George Koikos is a Hands-On Entrepreneur

Hands-On Entrepreneur George Koikos’ American dream was realized by pleasing customers and maintaining quality By Tori Gibbs Originally published in the June/July 2010 issue of 850 Magazine

George Koikos greets visitors with a warm smile and a cold handshake. The warm smile is because he truly loves what he does; the cold handshake is because he also knows the meaning of hard work — he has just been in his restaurant’s freezer checking on supplies.

Koikos is the owner of Georgio’s Fine Food and Spirits, which boasts two locations in Tallahassee. But the establishments are only the most recent in a long list of highly successful restaurant ventures in which Koikos has been involved. He and his brothers have been effectively wooing restaurant-goers in Tallahassee for decades. And Koikos’ firm belief in maintaining quality cuisine, as well as his profound commitment to keeping customers happy, have enabled him to sail gracefully over the nation’s recent sea of economic troubles.

“We’re doing OK,” he says. “We’re off, but not enough to hurt us. We’re very lucky to have repeat customers for all these years.”

This, Koikos says, is also how he has managed to stay so firmly situated on top of the restaurant business among a veritable mob of big chains and corporations.

“A lot of businesses are hurting now, not just restaurants,” he says. “But I try to separate myself from the franchise concept. That’s why we succeed: They can’t compete with the quality. They can bring all the money in the world, but they cannot buy the quality.”

Koikos is clearly in his element at his restaurants, which comes as no surprise, since he has been in business for about 44 years. Koikos came to Tallahassee from Athens, Greece, in 1966, at the age of 31.

“It’s a wonderful city — beautiful people,” he says of his adopted home. “They’ve been good to me. We’ve been successful. I can’t complain.”

In 1969, just three years after arriving in Tallahassee, Koikos and his brothers opened the Spartan Restaurant in the city’s old Duval Hotel.

“We had no money in our pockets — not one penny,” he recalls. “The hotel was looking for someone to run the restaurant, so we leased it.” Eventually, however, Koikos’ partners left, and he was running the restaurant on his own.

“I worked three meals a day and stayed in the hotel,” he says. “I didn’t speak the language either, but I did it, thanks to the Tallahassee people. They helped me to do what I do now.”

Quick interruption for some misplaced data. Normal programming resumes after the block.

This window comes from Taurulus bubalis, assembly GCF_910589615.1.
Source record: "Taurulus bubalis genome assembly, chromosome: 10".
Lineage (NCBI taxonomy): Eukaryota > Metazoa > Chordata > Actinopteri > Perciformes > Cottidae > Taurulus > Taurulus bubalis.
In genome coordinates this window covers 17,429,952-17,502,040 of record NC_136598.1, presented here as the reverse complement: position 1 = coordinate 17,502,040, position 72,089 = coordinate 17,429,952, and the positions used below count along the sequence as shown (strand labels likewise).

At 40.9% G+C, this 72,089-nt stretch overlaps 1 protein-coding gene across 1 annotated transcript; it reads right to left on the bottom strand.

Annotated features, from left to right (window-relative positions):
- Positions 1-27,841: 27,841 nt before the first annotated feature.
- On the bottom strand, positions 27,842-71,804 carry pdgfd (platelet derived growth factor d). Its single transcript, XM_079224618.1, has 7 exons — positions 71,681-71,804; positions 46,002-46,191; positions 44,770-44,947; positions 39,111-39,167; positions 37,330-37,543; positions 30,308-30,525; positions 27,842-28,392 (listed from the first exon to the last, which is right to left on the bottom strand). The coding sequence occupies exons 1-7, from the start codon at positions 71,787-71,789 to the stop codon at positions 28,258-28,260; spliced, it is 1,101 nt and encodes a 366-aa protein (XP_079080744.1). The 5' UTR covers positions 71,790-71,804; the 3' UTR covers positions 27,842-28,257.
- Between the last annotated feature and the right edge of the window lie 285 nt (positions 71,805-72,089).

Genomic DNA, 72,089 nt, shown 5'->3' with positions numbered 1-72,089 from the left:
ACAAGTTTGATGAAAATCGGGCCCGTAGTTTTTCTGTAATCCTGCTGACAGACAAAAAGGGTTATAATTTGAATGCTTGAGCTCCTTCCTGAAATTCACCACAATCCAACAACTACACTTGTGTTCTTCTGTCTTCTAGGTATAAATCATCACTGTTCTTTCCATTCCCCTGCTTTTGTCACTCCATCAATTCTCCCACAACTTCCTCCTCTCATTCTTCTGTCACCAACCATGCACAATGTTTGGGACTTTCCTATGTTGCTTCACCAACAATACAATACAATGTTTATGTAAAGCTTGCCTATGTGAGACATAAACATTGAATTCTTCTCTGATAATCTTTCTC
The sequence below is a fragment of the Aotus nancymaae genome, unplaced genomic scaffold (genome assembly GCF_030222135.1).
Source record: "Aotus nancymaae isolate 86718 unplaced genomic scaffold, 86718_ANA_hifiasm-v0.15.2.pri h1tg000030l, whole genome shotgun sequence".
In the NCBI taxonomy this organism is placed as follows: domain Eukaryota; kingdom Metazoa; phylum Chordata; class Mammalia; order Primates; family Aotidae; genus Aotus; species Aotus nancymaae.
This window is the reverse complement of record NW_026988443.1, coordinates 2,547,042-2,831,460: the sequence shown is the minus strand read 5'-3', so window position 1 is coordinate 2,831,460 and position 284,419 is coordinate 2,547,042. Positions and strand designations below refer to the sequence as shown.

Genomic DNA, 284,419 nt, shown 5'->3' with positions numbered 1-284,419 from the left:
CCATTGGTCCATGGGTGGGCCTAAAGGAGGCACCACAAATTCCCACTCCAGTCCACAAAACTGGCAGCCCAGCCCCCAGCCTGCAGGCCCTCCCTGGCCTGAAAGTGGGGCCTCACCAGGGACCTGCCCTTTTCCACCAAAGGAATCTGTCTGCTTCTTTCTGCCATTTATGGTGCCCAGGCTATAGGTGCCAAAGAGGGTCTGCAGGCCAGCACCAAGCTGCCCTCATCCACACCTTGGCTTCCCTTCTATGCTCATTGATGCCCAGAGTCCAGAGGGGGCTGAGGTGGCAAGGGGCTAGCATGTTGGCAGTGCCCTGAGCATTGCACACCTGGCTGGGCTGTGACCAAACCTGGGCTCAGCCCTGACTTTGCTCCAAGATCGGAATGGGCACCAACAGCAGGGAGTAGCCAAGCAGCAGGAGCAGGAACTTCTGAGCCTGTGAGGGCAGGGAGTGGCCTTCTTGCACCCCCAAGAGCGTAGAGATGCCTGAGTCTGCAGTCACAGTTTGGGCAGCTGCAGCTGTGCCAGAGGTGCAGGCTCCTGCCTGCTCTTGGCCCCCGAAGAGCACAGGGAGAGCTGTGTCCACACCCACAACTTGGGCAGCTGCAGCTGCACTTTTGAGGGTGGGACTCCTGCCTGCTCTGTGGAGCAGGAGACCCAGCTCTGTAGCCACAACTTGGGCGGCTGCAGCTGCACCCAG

After the Spartan came other restaurant undertakings: the Brothers Three in 1975, followed by Brothers Three by the Sea in Panacea, the Surf and Turf and Torreya Grill.

“At one point, we had five restaurants at one time,” he says. “It was wonderful. They were all a success, and we did very well. Now my brothers are retired, and I’m the only one left. They call me a workaholic. I love it. I love the business, and I love the people.”

Koikos credits his passion for the restaurant business to a rich family tradition in cooking and restaurant management.

“I started cooking when I was very little,” he says. “I’ve always wanted to own a restaurant. My background was all in the restaurant business. My brother Jimmy was in the business, and my family (uncles and cousins) owns a restaurant, Bright Star, in Birmingham, Ala.”

Despite his brothers’ retirement, the family aspect of business has not changed for Koikos. His wife, Karen, and his daughter Leni are both deeply involved in the management and operation of Georgio’s.

“Mom is the lady behind the curtain,” says Leni Koikos, who has been working with her parents for years. “Dad is really outgoing and great with people, and Mom’s kind of shy so she does her thing. And it works out well, that team.”

George Koikos speaks of this husband-wife partnership with pride.

“She understands the life we lead,” he says. “The restaurant business is a tough business. I’m so proud of her to be involved with it and keep control of it.”

The biggest reasons for Koikos’ success are hard work and good quality. He is at both of his restaurants every day (except for Sundays, when they are closed), going through the walk-in coolers, checking to make sure everything is in its proper place, spotless and up to his lofty standards. Everything in the restaurants is done the old-fashioned way, with the freshest ingredients available — down to cutting their own fish and steaks, and making their own soups and stocks.

“He’s everywhere,” Leni Koikos says. “He’s a hawk; he can see everything. Nothing gets past him. If someone cuts the cake the wrong way, he’s like, ‘Who cut this cake like this?’”